Clarified Values Are Corroborated Values
If behavior is so critical when it comes to great leadership, the question remains:
Every organization I've worked for has a set of values. Sometimes they're stated. Sometimes they're unstated.
And sometimes they're both.
Wendy's states they value "Food, Family, and Community."
Walmart claims to be guided by the values of service to the customer, respect for the individual, excellence, and integrity.
These are the values printed on posters and in "careers" documentation. Required reading and memorization for new employees. What gets calligraphied for the public eye. Most companies, churches, and non-profit organizations have stated values. Brainstormed during extended board meetings with whiteboards and flip-charts and open-ended discussions. Often wordsmithed in extensions to the extended board meetings, with much quibbling over the words "which" and "that."
This is how we act - whether it be personally or corporately. Sybarites value the good life, no matter how much they may claim to hold a philosophy minimalism. We live out what we value. Corporations write "quality" on their walls all the time. Many of the same corporations actually value "increased margin at any cost," based on their behavior. "Integrity" is nothing more than aspirational if it's nothing but words on a piece of paper.
Ever one of us could personally make an honest list of "unstated values". It may include things like "family" - and it may include things like "get rich".
Power is in having clarified values. Aspirational values we may have brainstormed in a boardroom, coupled with the behavior required to live them out.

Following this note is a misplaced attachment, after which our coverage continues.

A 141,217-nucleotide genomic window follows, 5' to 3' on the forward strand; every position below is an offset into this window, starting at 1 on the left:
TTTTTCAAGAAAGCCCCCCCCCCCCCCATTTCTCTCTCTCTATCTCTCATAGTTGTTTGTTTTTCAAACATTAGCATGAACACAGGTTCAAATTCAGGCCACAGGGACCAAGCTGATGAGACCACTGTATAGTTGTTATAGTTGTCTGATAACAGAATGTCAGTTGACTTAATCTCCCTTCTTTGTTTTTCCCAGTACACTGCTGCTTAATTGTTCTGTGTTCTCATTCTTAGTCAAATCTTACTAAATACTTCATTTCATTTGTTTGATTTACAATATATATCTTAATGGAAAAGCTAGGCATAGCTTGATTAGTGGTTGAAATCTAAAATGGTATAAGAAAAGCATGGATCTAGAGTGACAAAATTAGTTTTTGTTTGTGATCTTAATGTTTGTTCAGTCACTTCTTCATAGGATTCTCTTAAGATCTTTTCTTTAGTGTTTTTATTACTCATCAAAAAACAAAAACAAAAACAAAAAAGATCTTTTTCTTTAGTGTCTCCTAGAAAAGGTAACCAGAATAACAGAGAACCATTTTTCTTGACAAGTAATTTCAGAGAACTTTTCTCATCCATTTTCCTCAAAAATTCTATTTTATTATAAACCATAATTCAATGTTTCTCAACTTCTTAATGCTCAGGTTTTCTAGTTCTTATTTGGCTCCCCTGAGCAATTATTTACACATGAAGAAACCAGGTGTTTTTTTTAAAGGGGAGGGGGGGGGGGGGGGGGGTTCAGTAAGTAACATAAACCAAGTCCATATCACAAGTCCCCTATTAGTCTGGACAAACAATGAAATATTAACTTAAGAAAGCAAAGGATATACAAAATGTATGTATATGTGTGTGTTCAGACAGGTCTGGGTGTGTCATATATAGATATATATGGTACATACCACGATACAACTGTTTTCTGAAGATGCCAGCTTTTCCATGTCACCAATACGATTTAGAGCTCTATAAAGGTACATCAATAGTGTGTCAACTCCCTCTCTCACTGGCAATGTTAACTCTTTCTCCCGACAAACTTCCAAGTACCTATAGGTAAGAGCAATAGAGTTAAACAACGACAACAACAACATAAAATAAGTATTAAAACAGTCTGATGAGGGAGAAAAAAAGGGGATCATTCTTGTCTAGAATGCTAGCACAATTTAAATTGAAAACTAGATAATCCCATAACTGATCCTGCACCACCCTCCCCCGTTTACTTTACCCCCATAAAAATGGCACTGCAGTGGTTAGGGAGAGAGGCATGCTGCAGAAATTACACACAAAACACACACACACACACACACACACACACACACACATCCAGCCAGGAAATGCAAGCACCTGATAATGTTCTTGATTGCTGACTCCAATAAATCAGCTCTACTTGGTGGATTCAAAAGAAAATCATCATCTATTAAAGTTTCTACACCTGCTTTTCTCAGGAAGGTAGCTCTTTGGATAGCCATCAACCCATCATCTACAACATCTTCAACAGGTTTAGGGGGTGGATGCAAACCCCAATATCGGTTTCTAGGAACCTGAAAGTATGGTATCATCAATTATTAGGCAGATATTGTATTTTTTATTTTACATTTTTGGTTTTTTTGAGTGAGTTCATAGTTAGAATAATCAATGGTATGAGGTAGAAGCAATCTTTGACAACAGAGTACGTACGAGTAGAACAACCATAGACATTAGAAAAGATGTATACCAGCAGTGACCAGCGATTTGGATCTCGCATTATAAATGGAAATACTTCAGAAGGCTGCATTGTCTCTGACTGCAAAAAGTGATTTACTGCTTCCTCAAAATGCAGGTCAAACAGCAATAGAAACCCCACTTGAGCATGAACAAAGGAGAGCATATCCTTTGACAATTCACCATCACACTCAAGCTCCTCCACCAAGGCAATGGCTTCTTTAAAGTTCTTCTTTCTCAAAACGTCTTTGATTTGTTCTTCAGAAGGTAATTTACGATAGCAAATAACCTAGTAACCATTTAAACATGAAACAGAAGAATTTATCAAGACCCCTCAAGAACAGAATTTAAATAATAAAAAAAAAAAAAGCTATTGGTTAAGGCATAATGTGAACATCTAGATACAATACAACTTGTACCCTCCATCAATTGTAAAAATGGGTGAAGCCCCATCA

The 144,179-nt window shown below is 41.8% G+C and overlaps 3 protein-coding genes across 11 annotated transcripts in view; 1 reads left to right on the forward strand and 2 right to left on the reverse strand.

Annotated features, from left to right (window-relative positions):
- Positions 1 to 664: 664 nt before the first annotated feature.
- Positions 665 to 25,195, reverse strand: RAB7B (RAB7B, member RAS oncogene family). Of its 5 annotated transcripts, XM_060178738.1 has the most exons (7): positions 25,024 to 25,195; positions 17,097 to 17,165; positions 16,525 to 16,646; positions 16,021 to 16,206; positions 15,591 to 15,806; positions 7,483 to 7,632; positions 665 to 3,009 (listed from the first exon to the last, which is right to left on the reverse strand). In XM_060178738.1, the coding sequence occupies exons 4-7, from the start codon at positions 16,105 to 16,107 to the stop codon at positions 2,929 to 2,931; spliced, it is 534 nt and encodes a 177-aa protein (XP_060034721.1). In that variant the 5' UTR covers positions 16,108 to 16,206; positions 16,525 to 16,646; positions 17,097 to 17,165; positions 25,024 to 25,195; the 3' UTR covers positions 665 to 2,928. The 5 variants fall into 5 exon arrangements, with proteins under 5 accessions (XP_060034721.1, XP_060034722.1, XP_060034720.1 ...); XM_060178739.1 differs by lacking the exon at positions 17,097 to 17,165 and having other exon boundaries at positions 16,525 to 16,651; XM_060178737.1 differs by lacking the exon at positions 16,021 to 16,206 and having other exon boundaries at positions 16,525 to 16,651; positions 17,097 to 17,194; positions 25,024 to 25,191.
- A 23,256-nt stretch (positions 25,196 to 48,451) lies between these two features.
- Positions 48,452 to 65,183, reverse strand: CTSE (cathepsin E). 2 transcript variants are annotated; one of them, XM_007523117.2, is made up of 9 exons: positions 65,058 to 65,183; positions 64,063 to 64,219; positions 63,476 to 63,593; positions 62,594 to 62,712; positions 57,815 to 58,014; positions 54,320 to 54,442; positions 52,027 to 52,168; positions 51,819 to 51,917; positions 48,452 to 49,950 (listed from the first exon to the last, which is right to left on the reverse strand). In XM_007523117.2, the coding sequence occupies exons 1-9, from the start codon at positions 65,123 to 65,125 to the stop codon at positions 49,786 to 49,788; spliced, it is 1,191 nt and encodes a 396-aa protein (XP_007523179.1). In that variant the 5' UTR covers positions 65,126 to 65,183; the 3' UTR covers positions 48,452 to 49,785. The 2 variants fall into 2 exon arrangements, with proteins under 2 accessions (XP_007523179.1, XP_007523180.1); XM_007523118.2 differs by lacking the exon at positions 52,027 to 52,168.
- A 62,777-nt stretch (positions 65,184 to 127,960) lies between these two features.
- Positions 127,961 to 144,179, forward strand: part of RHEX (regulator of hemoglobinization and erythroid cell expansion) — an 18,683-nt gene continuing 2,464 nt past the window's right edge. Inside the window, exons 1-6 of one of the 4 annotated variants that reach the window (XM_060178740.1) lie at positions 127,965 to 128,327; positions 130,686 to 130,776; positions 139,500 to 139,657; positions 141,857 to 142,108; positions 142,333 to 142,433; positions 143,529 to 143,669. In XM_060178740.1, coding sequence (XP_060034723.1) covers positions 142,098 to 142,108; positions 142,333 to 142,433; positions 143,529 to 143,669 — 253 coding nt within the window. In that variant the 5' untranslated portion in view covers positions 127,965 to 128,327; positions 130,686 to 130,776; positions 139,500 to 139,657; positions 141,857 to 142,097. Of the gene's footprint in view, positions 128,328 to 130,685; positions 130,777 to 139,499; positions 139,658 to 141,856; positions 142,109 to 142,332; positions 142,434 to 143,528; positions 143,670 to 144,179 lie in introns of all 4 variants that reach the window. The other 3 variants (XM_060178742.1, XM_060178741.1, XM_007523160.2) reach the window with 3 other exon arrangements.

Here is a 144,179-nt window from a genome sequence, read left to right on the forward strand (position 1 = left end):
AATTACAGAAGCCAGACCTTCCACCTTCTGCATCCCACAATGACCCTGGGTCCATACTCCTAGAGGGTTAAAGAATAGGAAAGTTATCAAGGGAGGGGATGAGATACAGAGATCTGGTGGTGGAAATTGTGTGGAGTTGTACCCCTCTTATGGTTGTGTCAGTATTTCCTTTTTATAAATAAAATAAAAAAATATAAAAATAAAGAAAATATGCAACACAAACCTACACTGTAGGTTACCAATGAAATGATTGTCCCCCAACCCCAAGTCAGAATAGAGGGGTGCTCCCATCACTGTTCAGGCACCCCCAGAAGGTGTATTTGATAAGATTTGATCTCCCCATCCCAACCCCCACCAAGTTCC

For a company, this may mean a culture shift. For an individual, this will mean shifting behavior.
For many, the framework looks like this:
Stated Value: Fitness and Exercise.
Unstated Value: Nightly Netflix and multiple bowls of caramel corn. (The value being "entertainment.")
Clarified Value: A schedule which allows for daily physical activity (perhaps by cutting back an episode or two, and subbing the popcorn for kale chips).
I value entertainment. Period. Fitness is not important.
Travel is not a value, if you never go anywhere.
Financial fitness is not a value, if you don't have a budget.
Integrity is not a value, if your company uses Asian sweat shops.
Behavior corroborates values.
Here's a fun exercise for the weekend.
- Make a list of your stated values (the things you feel are pivotal to your life for the long-term).
- Make an honest list of your unstated values (the things you actually center your life around).
- Make a list of practical changes you need to make in to clarify your values.
This is an exercise worthy of an organization, as well.
Clarify your values. Think well of your aspirations. Adjust your behavior to get there.